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Russian Tarragon

Russian tarragon (Artemisia dracunculus, Asteraceae), also known as wild tarragon, false tarragon, and dragon's wort, is native to Siberia, but grows in other parts of Russia as well as Asia. The herb has long, thin, spikey leaves on wire-like stems that tend to grow every which way but up. It is easier to grow than French tarragon (Artemisia dracunculus 'Sativa', Asteraceae), but has no distinct flavor. Both forms of tarragon contain iodine, potassium, and vitamins A and C, as well as trace elements and beneficial mineral salts. However, Russian tarragon is used more for medicinal purposes, while French tarragon is used primarily for culinary purposes. The herb has been used to treat gastrointestinal disorders in both Russia and Asia. It is thought that Russian tarragon can stimulate the appetite, and tinctures have been made and drunk as tea. The herb was also used to sweeten the breath, stimulate the appetite, and prevent scurvy. It has been used in traditional Persian medicine as a blood cleanser and for the treatment of headaches and dizziness. Russian tarragon may support cardiovascular health. Studies have shown that Russian tarragon can aid in inhibiting blood platelet aggregation, adhesion, and secretion. The herb has hyperglycemic properties and can help the body to use insulin more effectively, resulting in lower blood glucose levels (See HC 111232-469). Russian tarragon may be useful for women who experience suppressed menstruation, since it is considered to have emmenagogue properties. Russian tarragon essential oil may provide anticonvulsant properties as well as act as a mild sedative. Russian tarragon contains eugenol, a natural anesthetic, and therefore provides relief to nagging toothaches. Russian tarragon is also considered to be a diuretic.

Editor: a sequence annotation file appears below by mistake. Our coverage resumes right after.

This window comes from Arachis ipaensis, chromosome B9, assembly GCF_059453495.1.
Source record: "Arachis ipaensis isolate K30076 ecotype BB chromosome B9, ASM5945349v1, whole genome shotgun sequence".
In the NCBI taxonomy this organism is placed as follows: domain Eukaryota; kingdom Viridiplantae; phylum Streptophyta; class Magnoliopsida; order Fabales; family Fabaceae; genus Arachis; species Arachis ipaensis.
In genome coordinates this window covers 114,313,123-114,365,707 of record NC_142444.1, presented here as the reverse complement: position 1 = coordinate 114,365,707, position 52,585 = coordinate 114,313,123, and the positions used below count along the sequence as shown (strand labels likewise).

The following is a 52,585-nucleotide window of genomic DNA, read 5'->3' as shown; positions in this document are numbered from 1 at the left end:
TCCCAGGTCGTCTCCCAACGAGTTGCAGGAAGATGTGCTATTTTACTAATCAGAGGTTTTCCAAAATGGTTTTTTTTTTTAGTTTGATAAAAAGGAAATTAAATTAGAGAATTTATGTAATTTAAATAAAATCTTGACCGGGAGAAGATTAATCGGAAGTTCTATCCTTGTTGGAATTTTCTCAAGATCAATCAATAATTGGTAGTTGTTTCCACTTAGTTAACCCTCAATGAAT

Weight lifters and bodybuilders have begun using Russian tarragon for its supposed bodybuilding effects, as the herb may increase muscle creatine absorption. Normally, creatine is ingested with large amounts of carbohydrates for absorption, but since Russian tarragon may provide similar effects with creatine, consumption of high doses of carbohydrates would not be necessary. This means that the herb may possibly help with weight loss as well.

Lori Glenn,  Managing Editor